Another Exeter crewman, Ordnance Artificer Doug Grant, was 18 when he was originally to have been posted to Glasgow in his native Scotland. It was a duty station that he did not relish.

I told the lieutenant in charge – “you can’t send me there, sir. I joined the Navy to get away from the damn place.” And I was lucky. There was a young fellow who had just got married and was being assigned to Colombo to await posting. So I swapped with him. He went to Glasgow and I went to Colombo and was eventually assigned to Exeter. 9.

 Grant was working in Y turret as his ship vainly fought for survival. One of the shell hoists to the turret had gotten jammed. He worked for what he felt was hours trying to free it so that its gun would be able to fire. He managed to free the jam, but was so exhausted by the effort that all he could do for a time afterwards was to lie atop a pile of shells that had accumulated in the turret. He could barely move. It was from that position that he heard the order to abandon ship. Not being a swimmer, Grant carefully inflated his life belt before jumping into the water after a Carley float. The ship was still making way forward as the Japanese continued to shoot at it. Grant was picked up several hours later to begin a three and a half year ordeal as a Japanese prisoner of war. Entries from Grant’s preserved diary provide a look at what life was like for some of Exeter’s men in prison camp.

March 9, 1942. Arrived off Makassar. Not much of a place to look at … Not bad as prison camps go. It was a native military camp before the Dutch ran to the hills … where 16 native soldiers lived, 80 (prisoners) live now … one thing in its favor … it’s all stone floors so we’ll be able to keep it fairly clean … at 6 PM we got two biscuits each, the first we’ve had since 8 AM and that consisted of about an eighth part of a biscuit and a watery cup of coffee so we didn’t hesitate digging into the hardtack … Turned in on the stone deck and I don’t mind telling you it’s bloody cold and on top of that we are practically eaten alive by mosquitoes.10.

 Some of the prisoners were paid a small salary for being put to work. Others were able to sell their meager possessions to the locals for a few cents. Because food was scarce, the money would usually be spent on the purchase of extra rations from natives near the camp. Much of Grant’s diary contains entries that are centered on themes that are common to the memories of practically all of his fellow POWs: the scarcity of food and constant hunger.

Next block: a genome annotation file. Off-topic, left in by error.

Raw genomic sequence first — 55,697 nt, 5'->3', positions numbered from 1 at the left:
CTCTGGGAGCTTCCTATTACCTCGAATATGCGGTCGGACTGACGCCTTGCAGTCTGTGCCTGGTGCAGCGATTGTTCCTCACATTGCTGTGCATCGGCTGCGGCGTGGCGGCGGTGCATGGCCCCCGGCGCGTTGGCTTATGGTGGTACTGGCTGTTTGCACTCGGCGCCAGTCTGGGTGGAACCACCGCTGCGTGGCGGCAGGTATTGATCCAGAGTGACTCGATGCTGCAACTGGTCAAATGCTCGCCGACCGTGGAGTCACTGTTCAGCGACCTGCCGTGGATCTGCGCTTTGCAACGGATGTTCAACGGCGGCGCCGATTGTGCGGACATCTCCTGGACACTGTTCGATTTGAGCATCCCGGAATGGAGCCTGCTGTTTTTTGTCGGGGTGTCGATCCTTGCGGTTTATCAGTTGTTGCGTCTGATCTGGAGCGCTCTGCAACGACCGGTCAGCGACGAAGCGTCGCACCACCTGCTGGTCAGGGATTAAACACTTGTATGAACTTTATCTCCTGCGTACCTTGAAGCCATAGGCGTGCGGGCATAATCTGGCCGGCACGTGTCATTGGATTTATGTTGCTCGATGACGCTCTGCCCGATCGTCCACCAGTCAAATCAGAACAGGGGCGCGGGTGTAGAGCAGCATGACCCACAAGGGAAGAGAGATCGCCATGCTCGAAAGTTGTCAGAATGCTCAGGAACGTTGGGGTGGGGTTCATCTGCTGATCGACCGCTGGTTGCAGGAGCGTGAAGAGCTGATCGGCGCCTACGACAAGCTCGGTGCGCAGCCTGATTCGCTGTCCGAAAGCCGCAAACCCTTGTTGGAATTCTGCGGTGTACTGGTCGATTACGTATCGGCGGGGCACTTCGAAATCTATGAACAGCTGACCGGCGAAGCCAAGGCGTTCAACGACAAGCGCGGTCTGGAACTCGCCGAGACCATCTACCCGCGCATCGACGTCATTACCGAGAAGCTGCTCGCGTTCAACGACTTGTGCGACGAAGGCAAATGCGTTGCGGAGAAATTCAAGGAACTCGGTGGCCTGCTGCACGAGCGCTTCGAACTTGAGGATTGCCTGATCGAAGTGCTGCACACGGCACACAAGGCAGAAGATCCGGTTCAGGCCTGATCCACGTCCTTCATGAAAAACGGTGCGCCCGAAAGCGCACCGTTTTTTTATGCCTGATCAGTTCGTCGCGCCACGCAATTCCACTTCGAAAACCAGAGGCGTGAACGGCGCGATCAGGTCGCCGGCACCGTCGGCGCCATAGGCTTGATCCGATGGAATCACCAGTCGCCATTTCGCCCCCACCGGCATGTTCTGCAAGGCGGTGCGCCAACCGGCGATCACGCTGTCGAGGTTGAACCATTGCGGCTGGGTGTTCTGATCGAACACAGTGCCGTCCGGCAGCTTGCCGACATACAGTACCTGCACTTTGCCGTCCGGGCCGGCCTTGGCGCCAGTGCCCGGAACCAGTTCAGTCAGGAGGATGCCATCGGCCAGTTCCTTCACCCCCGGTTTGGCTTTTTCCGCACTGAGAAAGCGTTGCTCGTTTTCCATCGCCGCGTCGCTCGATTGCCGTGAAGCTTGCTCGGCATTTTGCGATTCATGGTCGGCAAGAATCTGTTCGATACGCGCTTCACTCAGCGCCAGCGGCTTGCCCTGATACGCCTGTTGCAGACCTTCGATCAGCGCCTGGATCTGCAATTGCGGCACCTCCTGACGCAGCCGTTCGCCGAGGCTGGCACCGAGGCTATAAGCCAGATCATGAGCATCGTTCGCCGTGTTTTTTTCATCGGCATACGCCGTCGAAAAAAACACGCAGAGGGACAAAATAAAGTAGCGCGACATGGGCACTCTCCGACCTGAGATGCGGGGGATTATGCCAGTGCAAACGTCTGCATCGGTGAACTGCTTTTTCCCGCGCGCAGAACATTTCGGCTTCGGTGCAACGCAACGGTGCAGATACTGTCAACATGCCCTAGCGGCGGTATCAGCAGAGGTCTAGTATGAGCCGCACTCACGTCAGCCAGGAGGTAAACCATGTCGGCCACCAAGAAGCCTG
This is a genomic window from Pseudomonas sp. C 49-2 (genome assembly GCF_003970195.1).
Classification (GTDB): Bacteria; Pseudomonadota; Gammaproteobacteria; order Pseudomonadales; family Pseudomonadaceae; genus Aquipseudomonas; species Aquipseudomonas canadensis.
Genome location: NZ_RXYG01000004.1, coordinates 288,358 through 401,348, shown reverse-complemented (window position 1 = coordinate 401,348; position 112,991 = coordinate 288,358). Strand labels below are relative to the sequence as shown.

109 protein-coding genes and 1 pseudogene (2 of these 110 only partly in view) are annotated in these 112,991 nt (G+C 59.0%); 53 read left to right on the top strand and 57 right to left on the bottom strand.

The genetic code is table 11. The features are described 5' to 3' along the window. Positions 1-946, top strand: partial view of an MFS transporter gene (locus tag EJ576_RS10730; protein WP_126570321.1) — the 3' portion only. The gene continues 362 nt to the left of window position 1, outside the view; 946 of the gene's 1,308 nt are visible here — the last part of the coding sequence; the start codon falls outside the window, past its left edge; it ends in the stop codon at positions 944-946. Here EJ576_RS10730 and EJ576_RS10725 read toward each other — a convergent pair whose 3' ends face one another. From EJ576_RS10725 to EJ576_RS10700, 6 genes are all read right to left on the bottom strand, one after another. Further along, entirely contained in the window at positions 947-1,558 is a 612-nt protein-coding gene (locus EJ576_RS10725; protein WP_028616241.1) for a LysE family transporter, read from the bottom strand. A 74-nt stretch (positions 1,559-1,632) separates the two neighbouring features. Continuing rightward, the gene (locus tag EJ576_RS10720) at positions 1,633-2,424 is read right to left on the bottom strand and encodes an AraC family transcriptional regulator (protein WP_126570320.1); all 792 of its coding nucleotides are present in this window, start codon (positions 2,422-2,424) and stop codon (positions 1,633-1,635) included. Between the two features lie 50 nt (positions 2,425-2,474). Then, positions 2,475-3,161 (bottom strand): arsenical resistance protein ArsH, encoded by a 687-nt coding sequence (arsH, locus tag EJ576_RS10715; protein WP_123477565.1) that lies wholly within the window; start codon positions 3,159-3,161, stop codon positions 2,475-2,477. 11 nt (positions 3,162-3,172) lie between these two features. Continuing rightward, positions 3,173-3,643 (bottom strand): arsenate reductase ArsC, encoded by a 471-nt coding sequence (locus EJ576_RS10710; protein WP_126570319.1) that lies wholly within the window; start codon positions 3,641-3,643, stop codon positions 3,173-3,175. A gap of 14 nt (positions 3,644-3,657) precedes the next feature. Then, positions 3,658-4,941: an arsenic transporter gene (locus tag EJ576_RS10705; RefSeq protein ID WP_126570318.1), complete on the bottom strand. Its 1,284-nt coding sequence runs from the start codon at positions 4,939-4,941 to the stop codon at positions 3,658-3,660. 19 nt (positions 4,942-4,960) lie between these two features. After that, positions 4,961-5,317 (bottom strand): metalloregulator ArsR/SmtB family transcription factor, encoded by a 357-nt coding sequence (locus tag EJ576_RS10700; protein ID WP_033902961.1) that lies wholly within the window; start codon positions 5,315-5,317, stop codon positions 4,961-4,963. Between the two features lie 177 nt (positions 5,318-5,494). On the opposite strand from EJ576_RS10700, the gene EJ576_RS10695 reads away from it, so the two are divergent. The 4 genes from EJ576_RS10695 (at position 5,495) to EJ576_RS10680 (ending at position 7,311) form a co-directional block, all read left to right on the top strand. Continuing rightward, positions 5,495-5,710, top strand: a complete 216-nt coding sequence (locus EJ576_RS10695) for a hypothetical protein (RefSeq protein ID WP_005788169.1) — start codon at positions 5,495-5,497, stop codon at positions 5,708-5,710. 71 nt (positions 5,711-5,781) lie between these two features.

Half a bun for breakfast this morning … At 5 PM we get our next meal … a handful of rice and a dried fish head … It’s the most awful looking thing I’ve ever seen … it stinks like hell and the flies have been crawling all over it ... but as I’m semi-starving it tasted delicious … Some prisoners are even boiling up grass to try to make soup and some are catching sparrows. You have to have about ten of them before you can taste anything. I sold my (navy issue) shorts for 35 cents. I bought four eggs and three small native buns. … Sold my breakfast this morning for 25 cents … Went working party and had a swell time in the grass cutting party. At stand easy the Jap guards opened up a case of ship’s biscuits and gave us three each. When dinner time came I was able to buy five cents worth of banana fritters (from local residents who were not prisoners) before the lorry came with dinner (consisting) of rice, greens and an egg – then the Japs brought down what had been left of their meal … I got a whopping big ladle filled with meat and greens and by God it was lovely. The finest thing I tasted since I left the ship. 11.

 Grant, as did many other prisoners, worried that his family would not know what had become of him. He did not want them to worry or to think that he might be dead. In most cases it would not be until the end of the war before the ones left behind would know for certain how their sailors had fared. On the home front the sister, then a mere child, of an Exeter sailor recalled her family’s ordeal following the ship’s loss.

I was only three years old when the war started … My brother, Raymond, worked for the electricity company at the time but, knowing that he would get called up, enlisted in the Royal Navy … The first and last time I saw Raymond in his Navy uniform was at Christmas 1940 when he was home on leave. He made a very impressive sight for a four year old! On 1st March 1942 my brother’s ship … was … sunk in the Java Sea. My family was sent an awful telegram saying that he was “missing, presumed dead” … Some months later, another telegram arrived telling us that, in fact, Raymond was alive and living in a Japanese prisoner of war camp. We had no way of knowing what conditions were like in these camps and this gave us renewed hope … There was no more news until March 1945, when a further telegram arrived to tell us that Raymond had died. Now aged nine I screamed ‘blue murder’ when I heard the news and I was scared to sleep at nights. My other brother kept it all inside and my mother convinced herself that the telegram must be wrong and Raymond was still alive. There was no counselling available for anyone. A little while after the war, Dick Best, a (friend) of my brother’s on HMS Exeter and in the camp came to (our home). He remained in contact with the family until he died in 1992 and I still have contact with his wife … As a child, I was asked whether I felt any animosity towards the Japanese because of my brother’s death. At the time, my innocence led me to assert that I was not aware that any animosity should be felt or a grudge borne. However, when after my mother’s death, Dick told me how Raymond had died horribly at the hands of his captors, my feelings welled up. I have a strong Christian faith, however, and through prayer and reconciliation I was able to forgive and move on. 12.